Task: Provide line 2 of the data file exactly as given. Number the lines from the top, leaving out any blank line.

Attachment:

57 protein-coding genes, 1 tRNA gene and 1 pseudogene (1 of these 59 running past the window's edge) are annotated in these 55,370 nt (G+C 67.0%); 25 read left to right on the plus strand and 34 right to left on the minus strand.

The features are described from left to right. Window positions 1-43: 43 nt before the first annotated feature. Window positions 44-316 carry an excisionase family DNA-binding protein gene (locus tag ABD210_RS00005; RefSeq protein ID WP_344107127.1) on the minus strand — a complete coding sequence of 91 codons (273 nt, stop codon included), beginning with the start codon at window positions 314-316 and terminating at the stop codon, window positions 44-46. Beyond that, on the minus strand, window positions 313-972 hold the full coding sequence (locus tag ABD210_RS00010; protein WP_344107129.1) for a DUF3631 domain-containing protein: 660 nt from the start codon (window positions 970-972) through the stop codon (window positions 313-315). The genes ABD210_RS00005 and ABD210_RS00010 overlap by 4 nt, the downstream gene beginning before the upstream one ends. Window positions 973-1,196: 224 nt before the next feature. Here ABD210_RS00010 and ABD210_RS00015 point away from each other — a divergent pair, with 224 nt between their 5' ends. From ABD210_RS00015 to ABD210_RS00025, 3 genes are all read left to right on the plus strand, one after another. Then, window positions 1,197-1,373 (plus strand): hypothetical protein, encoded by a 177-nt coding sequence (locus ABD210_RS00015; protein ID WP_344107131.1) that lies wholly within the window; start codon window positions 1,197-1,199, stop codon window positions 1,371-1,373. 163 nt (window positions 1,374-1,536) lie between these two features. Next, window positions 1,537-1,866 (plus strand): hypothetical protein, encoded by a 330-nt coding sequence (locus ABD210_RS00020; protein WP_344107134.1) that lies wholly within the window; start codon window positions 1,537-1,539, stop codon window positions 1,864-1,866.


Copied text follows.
The features are described from left to right. Window positions 1-43: 43 nt before the first annotated feature. Window positions 44-316 carry an excisionase family DNA-binding protein gene (locus tag ABD210_RS00005; RefSeq protein ID WP_344107127.1) on the minus strand — a complete coding sequence of 91 codons (273 nt, stop codon included), beginning with the start codon at window positions 314-316 and terminating at the stop codon, window positions 44-46. Beyond that, on the minus strand, window positions 313-972 hold the full coding sequence (locus tag ABD210_RS00010; protein WP_344107129.1) for a DUF3631 domain-containing protein: 660 nt from the start codon (window positions 970-972) through the stop codon (window positions 313-315). The genes ABD210_RS00005 and ABD210_RS00010 overlap by 4 nt, the downstream gene beginning before the upstream one ends. Window positions 973-1,196: 224 nt before the next feature. Here ABD210_RS00010 and ABD210_RS00015 point away from each other — a divergent pair, with 224 nt between their 5' ends. From ABD210_RS00015 to ABD210_RS00025, 3 genes are all read left to right on the plus strand, one after another. Then, window positions 1,197-1,373 (plus strand): hypothetical protein, encoded by a 177-nt coding sequence (locus ABD210_RS00015; protein ID WP_344107131.1) that lies wholly within the window; start codon window positions 1,197-1,199, stop codon window positions 1,371-1,373. 163 nt (window positions 1,374-1,536) lie between these two features. Next, window positions 1,537-1,866 (plus strand): hypothetical protein, encoded by a 330-nt coding sequence (locus ABD210_RS00020; protein WP_344107134.1) that lies wholly within the window; start codon window positions 1,537-1,539, stop codon window positions 1,864-1,866.